U: What are the actual challenges that you have faced during your work with Interdeli AS?

J: First of all, my background experience. I am a restaurant person so I know a restaurant business and as for me it is much simpler than managing a food store. Here you have 5, 6, 7, 8 up to 100 different items and some of them change price maybe 2 times a week, especially when it comes to vegetables and fruits. And you spend so much time learning these things that you don’t really have any time to do all the great things that you were planning and researching in advance. That is the reality. For example, I haven’t had a chance to do anything else than just programming the cash register for the first three weeks and learning how to deal with the “vegetable guy”. Only now, when my colleague has started to come in more to work with me, I can start focusing on actual marketing part and fun activities that I have been only thinking about until now, for example social media promotions. There was no chance of doing it when I just started this new business; I just had to get things going.

Another challenge, which I called “fire” previously, is the amount of rules and regulations that I need to go through. How to properly register the company, then importing and ordering things is properly done, also the Norwegian Food & Safety authority in Norway (Mattilsynet) which has a lot of rules and regulations that you need to know. If you want to transport some exotic special goods – you must learn about custom regulations if you didn’t know it before. And all that is the responsibility of the CEO. You know, it’s just so much of this paper work that it can really take all your motivation away.

U: Being entrepreneur is extremely challenging from you description. Why are you actually still doing it?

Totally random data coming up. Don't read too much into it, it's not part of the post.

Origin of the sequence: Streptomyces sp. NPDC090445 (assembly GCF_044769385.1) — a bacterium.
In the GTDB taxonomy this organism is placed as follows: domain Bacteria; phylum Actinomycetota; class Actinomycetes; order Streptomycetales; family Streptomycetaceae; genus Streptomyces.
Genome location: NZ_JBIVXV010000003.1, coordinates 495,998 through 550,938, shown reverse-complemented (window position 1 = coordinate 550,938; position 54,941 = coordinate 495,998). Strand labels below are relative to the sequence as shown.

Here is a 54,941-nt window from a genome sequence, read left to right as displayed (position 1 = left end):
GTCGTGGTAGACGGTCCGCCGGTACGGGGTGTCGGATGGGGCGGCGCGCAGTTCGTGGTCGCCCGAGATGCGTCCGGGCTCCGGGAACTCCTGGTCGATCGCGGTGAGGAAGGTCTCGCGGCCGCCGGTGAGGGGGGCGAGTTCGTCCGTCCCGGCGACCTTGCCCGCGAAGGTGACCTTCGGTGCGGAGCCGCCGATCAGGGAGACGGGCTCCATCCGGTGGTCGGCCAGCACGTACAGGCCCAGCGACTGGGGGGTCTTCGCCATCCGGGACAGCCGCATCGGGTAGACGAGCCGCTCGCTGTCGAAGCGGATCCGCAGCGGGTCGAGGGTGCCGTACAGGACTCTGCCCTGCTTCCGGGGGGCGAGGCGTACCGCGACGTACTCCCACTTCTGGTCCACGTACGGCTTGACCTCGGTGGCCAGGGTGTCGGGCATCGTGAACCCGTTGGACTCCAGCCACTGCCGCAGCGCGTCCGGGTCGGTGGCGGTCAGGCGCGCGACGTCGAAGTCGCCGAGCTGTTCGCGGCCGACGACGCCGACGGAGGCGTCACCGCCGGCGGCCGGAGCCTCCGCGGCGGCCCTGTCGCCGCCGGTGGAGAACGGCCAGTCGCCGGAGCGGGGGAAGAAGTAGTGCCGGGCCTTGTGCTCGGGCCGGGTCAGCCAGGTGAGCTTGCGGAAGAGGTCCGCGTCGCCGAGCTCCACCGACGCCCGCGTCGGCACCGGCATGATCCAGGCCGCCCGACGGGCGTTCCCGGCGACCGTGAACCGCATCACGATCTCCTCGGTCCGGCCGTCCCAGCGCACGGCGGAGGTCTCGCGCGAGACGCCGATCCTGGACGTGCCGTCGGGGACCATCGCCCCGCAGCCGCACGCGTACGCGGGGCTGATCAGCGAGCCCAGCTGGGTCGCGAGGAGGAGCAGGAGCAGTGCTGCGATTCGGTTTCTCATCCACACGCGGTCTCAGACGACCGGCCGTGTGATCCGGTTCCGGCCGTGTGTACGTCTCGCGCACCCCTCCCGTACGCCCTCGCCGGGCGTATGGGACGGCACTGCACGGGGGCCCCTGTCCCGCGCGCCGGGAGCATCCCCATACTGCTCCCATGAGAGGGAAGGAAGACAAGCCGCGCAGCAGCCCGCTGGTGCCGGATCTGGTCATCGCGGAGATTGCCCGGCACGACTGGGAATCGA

J: I am quite stubborn, so I keep going even though there are these obstacles. Or maybe I am just stupid because I keep on trying in spite of these terribly, terribly boring things [laughs]. I think it is about being stubborn and also a little bit unaware about how exactly difficult things are. My stepfather used to say, “You know, it seems that nobody told Joakim that things are not possible sometimes” because I just don’t see that. I just know I have to go through the obstacles, the fire as I call it. Some people say I am not realistic, but I say that I am an optimistic realist. I know that it might be very difficult to establish a business and achieve success, but I still think that it’s totally possible. I do it anyway, because I learn things on the way. There is a lot about learning. I can’t know if this or the other of my businesses will work out on the long run, but I will do everything I can to make it happen. And either way, I learn so much about these things on the way that in the next step of my life I have all this knowledge gained already, and then it is truly like jumping over all the fences.